Comprehensive Chromosome Screening is a technique usedin parallel with IVF treatment to select
embryos with the right number of chromosomes. After in vitro fertilization, a small number of cells
from each embryo are biopsied and sent to the genetics lab for testing.
The purpose of chromosome screening is to analyze, select and transfer only embryos that have the
normal number of chromosomes. It is known that aneuploidy – any embryo with too many or too
few chromosomes – is the cause of over 60% of miscarriages and a most likely reason for failure to
achieve pregnancy during an IVF cycle.
Preimplantation Genetic Screening (PGS), also known as aneuploidy screening, using Next
Generation Sequencing (NGS) is widely used to select competent embryos, free of chromosome
abnormalities, for embryo transfer. This embryo selection improves clinical outcomes by achieving a
higher implantation rate and a reduction in miscarriage rates.
Who is suitable for Comprehensive Chromosome Screening?
Women 35 years of age or older
Women with a history of repeated miscarriage
Women with a previous pregnancy involving a chromosome abnormality
Woman who have had multiple failed IVF cycles or implantation failure
What methods are available?
FISH (Fluorescent in situ hybridization) requires removal a single cell on Day 3 or several cells on day
5 or 6 of embryo development. The FISH test is done using fluorescent probes that bind to certain
specific chromosomes. The 5 probe FISH method screens for the five important chromosome which
includes X,Y,13,18 and 21.
Next-Generation Sequencing (NGS) is the latest technology in genetic testing all 23 pairs
chromosomes and sex chromosome at a more comprehensive level and with high resolution. NGS
provides the ability to screen embryos from chromosomes errors such as Down syndrome and other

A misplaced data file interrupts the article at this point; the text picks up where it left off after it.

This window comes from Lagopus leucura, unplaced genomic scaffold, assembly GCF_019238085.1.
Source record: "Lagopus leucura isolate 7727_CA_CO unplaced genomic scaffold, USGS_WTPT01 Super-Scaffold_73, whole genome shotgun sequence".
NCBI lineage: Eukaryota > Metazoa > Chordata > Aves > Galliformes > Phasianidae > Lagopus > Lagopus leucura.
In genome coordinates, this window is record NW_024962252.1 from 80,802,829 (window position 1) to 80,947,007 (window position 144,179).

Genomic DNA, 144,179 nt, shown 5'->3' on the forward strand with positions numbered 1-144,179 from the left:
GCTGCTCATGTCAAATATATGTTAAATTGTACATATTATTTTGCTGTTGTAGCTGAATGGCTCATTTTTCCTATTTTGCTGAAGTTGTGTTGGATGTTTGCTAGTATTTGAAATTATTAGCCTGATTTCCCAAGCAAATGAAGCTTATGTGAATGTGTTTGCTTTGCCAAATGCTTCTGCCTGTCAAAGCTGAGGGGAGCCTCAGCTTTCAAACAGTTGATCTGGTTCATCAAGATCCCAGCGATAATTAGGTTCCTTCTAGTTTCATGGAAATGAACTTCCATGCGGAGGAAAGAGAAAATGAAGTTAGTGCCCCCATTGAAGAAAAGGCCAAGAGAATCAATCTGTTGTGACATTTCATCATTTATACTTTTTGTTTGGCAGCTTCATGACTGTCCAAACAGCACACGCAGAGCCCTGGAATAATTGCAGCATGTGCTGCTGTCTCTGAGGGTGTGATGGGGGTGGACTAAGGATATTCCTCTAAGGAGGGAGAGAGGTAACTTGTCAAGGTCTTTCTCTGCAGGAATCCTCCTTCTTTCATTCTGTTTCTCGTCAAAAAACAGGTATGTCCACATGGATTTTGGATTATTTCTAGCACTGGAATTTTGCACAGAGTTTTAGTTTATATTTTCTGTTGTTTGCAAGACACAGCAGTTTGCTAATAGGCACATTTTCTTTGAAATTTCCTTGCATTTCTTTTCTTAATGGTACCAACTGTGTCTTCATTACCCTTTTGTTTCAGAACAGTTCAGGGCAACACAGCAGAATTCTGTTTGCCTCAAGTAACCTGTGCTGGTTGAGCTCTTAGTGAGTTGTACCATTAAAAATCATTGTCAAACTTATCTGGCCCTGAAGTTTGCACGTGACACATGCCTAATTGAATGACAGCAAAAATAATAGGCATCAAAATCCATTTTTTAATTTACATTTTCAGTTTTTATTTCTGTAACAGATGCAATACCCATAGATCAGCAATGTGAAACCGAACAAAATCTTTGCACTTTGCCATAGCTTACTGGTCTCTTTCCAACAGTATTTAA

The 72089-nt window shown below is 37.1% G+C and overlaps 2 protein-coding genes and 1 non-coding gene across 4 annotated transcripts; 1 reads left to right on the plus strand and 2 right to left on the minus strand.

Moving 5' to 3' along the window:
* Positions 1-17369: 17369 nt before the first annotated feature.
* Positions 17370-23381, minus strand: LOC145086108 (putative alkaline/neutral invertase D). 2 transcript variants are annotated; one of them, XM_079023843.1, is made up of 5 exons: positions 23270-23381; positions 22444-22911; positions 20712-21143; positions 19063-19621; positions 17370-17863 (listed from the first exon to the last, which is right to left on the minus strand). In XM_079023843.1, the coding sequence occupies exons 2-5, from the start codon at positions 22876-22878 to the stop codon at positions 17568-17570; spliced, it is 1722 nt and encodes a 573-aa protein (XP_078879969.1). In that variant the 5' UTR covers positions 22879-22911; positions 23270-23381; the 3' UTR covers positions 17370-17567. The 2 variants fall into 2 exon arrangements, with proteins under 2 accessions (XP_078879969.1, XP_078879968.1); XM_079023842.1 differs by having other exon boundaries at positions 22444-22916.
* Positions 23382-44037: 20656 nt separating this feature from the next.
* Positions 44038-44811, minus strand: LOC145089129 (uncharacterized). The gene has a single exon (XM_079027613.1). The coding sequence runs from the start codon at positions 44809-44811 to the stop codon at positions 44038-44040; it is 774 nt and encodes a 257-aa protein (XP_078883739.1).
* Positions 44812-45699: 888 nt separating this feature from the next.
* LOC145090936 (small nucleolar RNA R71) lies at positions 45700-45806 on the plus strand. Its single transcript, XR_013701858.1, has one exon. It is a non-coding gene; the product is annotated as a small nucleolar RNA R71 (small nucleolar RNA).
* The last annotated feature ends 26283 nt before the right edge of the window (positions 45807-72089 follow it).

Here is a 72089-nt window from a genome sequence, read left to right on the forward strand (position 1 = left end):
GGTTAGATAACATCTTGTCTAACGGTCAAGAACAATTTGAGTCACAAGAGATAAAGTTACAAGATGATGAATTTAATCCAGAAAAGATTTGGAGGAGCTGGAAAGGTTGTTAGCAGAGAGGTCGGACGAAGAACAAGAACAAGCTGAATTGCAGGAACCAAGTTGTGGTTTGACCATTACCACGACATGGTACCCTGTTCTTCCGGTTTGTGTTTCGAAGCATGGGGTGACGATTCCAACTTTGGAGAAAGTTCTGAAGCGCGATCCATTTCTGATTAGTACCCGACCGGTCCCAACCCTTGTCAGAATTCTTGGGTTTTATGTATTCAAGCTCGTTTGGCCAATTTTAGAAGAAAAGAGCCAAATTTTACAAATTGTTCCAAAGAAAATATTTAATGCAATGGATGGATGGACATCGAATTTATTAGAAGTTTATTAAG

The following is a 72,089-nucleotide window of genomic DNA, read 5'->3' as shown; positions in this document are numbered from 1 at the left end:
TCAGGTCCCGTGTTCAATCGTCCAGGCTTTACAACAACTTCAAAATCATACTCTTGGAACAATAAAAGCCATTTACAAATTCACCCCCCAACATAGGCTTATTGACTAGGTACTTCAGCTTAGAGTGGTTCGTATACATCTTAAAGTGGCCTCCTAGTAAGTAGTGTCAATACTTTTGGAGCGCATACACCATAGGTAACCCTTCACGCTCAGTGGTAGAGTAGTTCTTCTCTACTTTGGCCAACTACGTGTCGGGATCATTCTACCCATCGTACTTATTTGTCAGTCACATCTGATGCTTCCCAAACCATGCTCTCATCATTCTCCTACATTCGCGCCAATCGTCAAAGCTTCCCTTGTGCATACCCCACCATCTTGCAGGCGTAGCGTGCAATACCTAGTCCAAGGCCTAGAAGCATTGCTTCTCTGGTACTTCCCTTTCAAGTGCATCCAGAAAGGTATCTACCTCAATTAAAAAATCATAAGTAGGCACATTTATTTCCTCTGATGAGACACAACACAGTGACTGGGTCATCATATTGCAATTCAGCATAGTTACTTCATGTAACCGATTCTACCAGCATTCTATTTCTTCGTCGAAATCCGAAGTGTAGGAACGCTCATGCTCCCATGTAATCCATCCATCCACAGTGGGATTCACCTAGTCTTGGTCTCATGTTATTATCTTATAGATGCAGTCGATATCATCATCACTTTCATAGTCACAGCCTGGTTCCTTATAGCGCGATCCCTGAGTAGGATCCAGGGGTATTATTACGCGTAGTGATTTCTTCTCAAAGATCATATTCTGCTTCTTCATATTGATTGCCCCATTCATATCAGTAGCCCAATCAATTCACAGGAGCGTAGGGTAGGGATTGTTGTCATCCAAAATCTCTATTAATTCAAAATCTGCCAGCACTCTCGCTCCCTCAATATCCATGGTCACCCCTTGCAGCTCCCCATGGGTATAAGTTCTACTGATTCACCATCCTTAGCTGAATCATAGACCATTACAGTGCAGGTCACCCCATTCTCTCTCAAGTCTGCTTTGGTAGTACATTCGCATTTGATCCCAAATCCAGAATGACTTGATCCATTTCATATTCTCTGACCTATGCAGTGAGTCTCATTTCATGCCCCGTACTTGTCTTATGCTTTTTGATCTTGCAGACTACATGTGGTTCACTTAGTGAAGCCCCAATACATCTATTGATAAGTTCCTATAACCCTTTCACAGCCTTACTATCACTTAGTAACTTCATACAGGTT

similar aneuploidy conditions.
The procedure has been designed and tested to help couples reduce the risk of conceiving a child in
situations where there is a high risk of a chromosome or genetic disorder.
Preimplantation Genetic Diagnosis (PGD) is the technique of checking the genes or chromosomes for
a specific genetic condition.
Like PGS testing, PGD is also used in parallel with an IVF treatment cycle. A small number of cells are
removed from the blastocyst embryo and sent to the genetic lab for testing.
There are over 100 known genetic disorders that can be tested. For some couples with a less
common genetic disorder, the genetics lab can perform feasibility testing to ascertain if a test can be
developed for their specific disorder.
Who is suitable for PGD testing?
Carriers of sex-linked genetic disorders
Carriers of single gene disorders
Carriers of translocations
Preimplantation genetic diagnosis involves using assisted reproductive technology also known as
ART, a system also used to assist couples with fertility problems. ART is a very delicate and
complicated procedure that considerably increases successful problem free child development
during and after pregnancy.
The procedure is used six days subsequent to egg collection. New embryos are given six days to
develop at which point several cells are selected and removed from each embryo for testing. During
these tests doctors will carry out investigations into the chromosomes or DNA in order to determine
whether or not there are any chromosome or genetic abnormalities evident.
Once tests have revealed the strongest embryos with no chromosome or genetic abnormalities,
these embryos will be transferred to the uterus. At this stage of the procedure the desired outcome
is for the embryos to implant and as a result of implantation pregnancy follows. Using this procedure
the baby will be free of all disorders tested for subsequent to day six of fertilization.